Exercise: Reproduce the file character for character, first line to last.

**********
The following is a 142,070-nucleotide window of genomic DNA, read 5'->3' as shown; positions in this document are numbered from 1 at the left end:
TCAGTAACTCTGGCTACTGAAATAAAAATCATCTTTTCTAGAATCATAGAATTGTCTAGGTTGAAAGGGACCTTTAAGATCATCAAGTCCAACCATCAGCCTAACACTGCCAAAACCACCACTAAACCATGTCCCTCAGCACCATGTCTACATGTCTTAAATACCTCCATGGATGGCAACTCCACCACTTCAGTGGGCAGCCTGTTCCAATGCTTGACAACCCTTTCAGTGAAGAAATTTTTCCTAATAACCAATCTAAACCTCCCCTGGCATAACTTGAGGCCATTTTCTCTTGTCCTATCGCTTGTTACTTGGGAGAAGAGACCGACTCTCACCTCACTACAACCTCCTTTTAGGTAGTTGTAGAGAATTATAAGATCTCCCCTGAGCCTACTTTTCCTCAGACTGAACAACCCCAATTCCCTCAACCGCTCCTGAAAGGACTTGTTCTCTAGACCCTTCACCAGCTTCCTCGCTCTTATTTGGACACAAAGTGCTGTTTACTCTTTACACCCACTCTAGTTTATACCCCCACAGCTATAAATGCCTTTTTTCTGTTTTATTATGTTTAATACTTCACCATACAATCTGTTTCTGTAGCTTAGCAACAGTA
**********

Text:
The following is a 142,070-nucleotide window of genomic DNA, read 5'->3' as shown; positions in this document are numbered from 1 at the left end:
TCAGTAACTCTGGCTACTGAAATAAAAATCATCTTTTCTAGAATCATAGAATTGTCTAGGTTGAAAGGGACCTTTAAGATCATCAAGTCCAACCATCAGCCTAACACTGCCAAAACCACCACTAAACCATGTCCCTCAGCACCATGTCTACATGTCTTAAATACCTCCATGGATGGCAACTCCACCACTTCAGTGGGCAGCCTGTTCCAATGCTTGACAACCCTTTCAGTGAAGAAATTTTTCCTAATAACCAATCTAAACCTCCCCTGGCATAACTTGAGGCCATTTTCTCTTGTCCTATCGCTTGTTACTTGGGAGAAGAGACCGACTCTCACCTCACTACAACCTCCTTTTAGGTAGTTGTAGAGAATTATAAGATCTCCCCTGAGCCTACTTTTCCTCAGACTGAACAACCCCAATTCCCTCAACCGCTCCTGAAAGGACTTGTTCTCTAGACCCTTCACCAGCTTCCTCGCTCTTATTTGGACACAAAGTGCTGTTTACTCTTTACACCCACTCTAGTTTATACCCCCACAGCTATAAATGCCTTTTTTCTGTTTTATTATGTTTAATACTTCACCATACAATCTGTTTCTGTAGCTTAGCAACAGTA